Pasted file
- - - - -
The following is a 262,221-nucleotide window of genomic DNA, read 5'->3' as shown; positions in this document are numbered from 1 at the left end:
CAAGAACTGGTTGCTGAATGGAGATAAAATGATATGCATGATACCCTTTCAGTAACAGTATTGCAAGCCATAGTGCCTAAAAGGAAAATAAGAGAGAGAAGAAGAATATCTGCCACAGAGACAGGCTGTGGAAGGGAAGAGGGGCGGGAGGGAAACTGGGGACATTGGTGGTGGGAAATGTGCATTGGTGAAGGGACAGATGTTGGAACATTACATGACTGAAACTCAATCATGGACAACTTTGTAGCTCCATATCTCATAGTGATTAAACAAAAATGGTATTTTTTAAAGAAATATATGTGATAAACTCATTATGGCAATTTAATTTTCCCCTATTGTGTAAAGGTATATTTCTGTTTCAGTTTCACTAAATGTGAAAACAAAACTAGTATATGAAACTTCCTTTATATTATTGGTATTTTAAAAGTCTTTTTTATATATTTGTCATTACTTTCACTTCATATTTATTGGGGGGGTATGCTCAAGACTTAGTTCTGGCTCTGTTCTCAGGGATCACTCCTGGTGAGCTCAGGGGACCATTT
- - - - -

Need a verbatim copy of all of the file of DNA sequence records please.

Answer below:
The following is a 262,221-nucleotide window of genomic DNA, read 5'->3' as shown; positions in this document are numbered from 1 at the left end:
CAAGAACTGGTTGCTGAATGGAGATAAAATGATATGCATGATACCCTTTCAGTAACAGTATTGCAAGCCATAGTGCCTAAAAGGAAAATAAGAGAGAGAAGAAGAATATCTGCCACAGAGACAGGCTGTGGAAGGGAAGAGGGGCGGGAGGGAAACTGGGGACATTGGTGGTGGGAAATGTGCATTGGTGAAGGGACAGATGTTGGAACATTACATGACTGAAACTCAATCATGGACAACTTTGTAGCTCCATATCTCATAGTGATTAAACAAAAATGGTATTTTTTAAAGAAATATATGTGATAAACTCATTATGGCAATTTAATTTTCCCCTATTGTGTAAAGGTATATTTCTGTTTCAGTTTCACTAAATGTGAAAACAAAACTAGTATATGAAACTTCCTTTATATTATTGGTATTTTAAAAGTCTTTTTTATATATTTGTCATTACTTTCACTTCATATTTATTGGGGGGGTATGCTCAAGACTTAGTTCTGGCTCTGTTCTCAGGGATCACTCCTGGTGAGCTCAGGGGACCATTT